ARCHIVED - Telecom Order CRTC 2006-254

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Telecom Order CRTC 2006-254

  Ottawa, 29 September 2006

Bell Canada

  Reference: Tariff Notice 6953

VoIP 9-1-1 call routing service


The application


The Commission received an application by Bell Canada, dated 30 May 2006, proposing revisions to its Access Services Tariff (AST) item 320, Voice over IP 9-1-1 Call Routing Service (VoIPCRS), to add a provision that would clearly identify the service as discretionary and available in parallel with its Zero-Dialed Emergency Call Routing Service (0-ECRS).



The Commission addressed interrogatories to Bell Canada on 13 June 2006 and the company filed responses to these interrogatories, dated 4 July 2006.


The Commission received comments from TELUS Communications Company (TCC), dated 30 June 2006, and reply comments from Bell Canada, dated 14 July 2006.



In Emergency service obligations for local VoIP service providers, Telecom Decision CRTC 2005-21, 4 April 2005 (Decision 2005-21), the Commission, among other things, directed Canadian carriers supporting nomadic local voice over Internet Protocol (VoIP) services or fixed/non-native local VoIP services to implement an interim solution that would provide a level of 9-1-1 service functionally comparable to Basic 9-1-1 service in areas where 9-1-1/Enhanced 9-1-1 service was available from the incumbent local exchange carrier (ILEC). The Commission further directed Canadian carriers to ensure that a 9-1-1 call originating from a local VoIP service customer would not be routed to a public safety answering point (PSAP) that did not serve the geographic location from which the call was placed.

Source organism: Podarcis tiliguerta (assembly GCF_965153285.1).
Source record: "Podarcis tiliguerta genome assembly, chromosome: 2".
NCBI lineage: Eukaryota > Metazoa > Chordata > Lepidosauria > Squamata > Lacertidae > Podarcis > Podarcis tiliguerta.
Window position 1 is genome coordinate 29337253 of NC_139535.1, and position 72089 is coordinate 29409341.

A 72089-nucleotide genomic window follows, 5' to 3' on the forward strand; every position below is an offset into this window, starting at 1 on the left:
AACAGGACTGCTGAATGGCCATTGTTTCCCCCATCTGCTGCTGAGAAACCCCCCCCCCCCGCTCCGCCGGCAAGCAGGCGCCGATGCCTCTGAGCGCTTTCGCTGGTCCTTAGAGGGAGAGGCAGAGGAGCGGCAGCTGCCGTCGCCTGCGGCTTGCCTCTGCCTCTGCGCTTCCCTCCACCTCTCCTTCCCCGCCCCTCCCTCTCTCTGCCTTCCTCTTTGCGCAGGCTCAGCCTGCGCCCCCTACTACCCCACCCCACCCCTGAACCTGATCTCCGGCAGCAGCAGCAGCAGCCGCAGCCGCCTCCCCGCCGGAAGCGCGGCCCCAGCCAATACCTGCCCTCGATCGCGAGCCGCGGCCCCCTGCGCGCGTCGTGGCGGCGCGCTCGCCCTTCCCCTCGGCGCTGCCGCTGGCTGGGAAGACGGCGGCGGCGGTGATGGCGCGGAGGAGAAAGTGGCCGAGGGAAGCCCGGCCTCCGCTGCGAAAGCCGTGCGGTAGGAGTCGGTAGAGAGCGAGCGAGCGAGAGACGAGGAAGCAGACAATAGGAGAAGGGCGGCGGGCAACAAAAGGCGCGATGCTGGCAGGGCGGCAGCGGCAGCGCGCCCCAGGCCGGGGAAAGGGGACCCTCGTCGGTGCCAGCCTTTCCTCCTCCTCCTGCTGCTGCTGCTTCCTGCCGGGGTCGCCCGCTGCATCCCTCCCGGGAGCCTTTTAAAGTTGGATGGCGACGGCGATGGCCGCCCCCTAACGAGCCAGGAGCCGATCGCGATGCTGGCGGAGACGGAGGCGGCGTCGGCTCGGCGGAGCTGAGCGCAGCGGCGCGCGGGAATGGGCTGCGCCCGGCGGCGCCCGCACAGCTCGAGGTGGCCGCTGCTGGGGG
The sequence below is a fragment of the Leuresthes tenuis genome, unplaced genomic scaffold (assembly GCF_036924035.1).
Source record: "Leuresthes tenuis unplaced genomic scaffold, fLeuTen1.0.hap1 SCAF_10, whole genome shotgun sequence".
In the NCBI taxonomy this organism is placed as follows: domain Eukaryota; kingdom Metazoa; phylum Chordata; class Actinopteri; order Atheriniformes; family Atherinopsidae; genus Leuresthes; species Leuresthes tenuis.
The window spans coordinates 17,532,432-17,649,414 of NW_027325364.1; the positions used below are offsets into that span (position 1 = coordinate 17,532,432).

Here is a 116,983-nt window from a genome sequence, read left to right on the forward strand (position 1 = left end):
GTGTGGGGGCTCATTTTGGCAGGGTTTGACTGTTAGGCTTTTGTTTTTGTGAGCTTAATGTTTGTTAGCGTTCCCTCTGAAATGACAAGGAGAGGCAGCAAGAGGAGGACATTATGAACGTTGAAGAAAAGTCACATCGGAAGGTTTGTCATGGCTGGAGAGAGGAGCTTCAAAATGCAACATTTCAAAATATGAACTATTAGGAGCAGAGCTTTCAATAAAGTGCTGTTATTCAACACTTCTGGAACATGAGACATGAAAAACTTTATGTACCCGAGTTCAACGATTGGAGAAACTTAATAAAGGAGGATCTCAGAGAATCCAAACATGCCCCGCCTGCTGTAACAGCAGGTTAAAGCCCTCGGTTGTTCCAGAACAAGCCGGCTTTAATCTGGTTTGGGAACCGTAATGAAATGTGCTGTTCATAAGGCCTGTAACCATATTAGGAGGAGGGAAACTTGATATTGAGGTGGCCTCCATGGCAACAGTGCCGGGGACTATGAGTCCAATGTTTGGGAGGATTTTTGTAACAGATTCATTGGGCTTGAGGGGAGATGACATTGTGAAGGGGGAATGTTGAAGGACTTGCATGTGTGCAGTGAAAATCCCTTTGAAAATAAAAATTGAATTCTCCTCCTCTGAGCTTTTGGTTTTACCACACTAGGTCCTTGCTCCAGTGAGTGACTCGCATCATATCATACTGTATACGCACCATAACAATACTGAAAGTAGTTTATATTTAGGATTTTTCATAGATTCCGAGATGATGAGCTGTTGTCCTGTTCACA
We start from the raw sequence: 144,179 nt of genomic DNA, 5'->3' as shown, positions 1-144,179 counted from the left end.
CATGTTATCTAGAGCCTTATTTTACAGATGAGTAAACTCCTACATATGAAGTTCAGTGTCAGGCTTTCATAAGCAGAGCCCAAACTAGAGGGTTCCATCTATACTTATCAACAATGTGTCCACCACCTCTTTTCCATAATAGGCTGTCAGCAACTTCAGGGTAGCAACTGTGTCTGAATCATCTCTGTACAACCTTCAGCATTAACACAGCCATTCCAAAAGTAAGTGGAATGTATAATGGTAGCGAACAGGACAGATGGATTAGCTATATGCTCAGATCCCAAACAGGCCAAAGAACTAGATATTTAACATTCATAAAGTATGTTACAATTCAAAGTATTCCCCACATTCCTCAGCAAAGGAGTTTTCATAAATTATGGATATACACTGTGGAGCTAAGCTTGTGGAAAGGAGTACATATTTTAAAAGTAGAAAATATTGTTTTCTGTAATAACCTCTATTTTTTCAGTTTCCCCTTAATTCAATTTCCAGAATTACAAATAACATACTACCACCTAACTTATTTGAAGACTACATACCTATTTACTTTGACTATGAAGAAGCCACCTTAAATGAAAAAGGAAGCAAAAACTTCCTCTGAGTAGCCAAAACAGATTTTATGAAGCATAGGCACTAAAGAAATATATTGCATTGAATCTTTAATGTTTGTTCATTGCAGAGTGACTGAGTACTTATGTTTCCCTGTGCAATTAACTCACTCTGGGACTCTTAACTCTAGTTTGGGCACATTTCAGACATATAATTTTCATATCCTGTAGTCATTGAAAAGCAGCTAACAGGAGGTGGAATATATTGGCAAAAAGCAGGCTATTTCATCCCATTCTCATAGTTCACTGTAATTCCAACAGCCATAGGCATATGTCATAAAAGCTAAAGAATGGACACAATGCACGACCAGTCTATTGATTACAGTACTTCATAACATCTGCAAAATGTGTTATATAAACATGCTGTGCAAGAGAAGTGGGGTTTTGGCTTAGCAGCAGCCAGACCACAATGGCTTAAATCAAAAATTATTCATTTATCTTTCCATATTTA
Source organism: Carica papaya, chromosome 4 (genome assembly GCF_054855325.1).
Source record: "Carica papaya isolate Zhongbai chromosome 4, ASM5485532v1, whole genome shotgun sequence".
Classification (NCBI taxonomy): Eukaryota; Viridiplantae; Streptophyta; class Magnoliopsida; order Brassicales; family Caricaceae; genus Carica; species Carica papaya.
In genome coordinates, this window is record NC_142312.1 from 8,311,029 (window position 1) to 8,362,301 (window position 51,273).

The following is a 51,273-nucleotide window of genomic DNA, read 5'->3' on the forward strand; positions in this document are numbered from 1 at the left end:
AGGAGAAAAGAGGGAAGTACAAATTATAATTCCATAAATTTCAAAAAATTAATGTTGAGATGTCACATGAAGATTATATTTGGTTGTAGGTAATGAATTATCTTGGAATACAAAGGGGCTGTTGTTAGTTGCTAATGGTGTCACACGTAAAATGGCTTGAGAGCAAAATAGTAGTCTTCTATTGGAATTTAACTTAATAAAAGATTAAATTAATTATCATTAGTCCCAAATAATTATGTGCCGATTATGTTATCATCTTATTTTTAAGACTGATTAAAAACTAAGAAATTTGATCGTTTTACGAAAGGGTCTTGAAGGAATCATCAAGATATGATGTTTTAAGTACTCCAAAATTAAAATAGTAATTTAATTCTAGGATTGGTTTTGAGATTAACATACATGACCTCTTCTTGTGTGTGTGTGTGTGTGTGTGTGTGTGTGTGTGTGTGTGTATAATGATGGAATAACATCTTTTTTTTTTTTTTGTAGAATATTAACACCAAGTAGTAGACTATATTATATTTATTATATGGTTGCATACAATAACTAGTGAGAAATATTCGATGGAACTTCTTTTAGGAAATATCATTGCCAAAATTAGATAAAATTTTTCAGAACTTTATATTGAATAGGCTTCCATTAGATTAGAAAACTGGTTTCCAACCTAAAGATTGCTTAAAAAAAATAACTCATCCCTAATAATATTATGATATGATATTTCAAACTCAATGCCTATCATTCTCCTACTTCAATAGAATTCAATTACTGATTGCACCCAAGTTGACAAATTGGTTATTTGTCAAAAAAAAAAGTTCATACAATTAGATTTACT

In Telecom Order CRTC 2005-245, 28 June 2005, the Commission approved on an interim basis the introduction of VoIPCRS in Bell Canada's serving territory.


In VoIP 9-1-1 call routing, Telecom Decision CRTC 2006-5, 30 January 2006 (Decision 2006-5), the Commission, among other things, directed Bell Canada to file revisions to its tariffs to allow VoIP service providers access to 0-ECRS, and to maintain its VoIPCRS until the Commission had approved its proposed tariff revisions to 0-ECRS and its customers had migrated from VoIPCRS to 0-ECRS.


In Telecom Order CRTC 2006-168, 6 July 2006, the Commission approved Bell Canada's application on an interim basis.

TCC's comments


TCC requested that the Commission direct Bell Canada to allow all voice service providers, regardless of whether they provided only VoIP services or a mixture of VoIP and TDM-based (circuit-switched) voice services, the option of relying on VoIPCRS for all of their emergency calls. TCC noted that the exception would be local 9-1-1-dialed calls from circuit-switched and fixed VoIP end-users, which would continue to be routed through the 9-1-1 network to the PSAP.


TCC stated that while VoIPCRS was available for emergency-dialed calls from any of their nomadic or fixed/non-native VoIP end-users, zero-dialed emergency calls from local fixed VoIP end-users would still have to rely on 0-ECRS. TCC suggested that service providers with local fixed VoIP end-users as well as nomadic and fixed/non-native VoIP end-users would either have to migrate entirely to 0-ECRS or subscribe to both Bell Canada's 0-ECRS and VoIPCRS.


TCC submitted that if Bell Canada were required to make VoIPCRS available for emergency calls made by customers of VoIP and circuit-switched voice services, a wireline competitive local exchange carrier (CLEC) with both circuit-switched and VoIP calls would be able to route all of its zero-dialed emergency circuit-switched calls and all of its VoIP-originated emergency calls via VoIPCRS. TCC suggested that its option would minimize both the risk of human error by the CLEC or other service provider in determining how calls should be routed and the delay in connecting the calling party to the required PSAP or emergency service provider. TCC also suggested that its option would allow a CLEC or other service provider to determine which option - VoIPCRS or 0-ECRS - would be more timely and efficient in directing emergency calls without incurring redundant costs.

Bell Canada's reply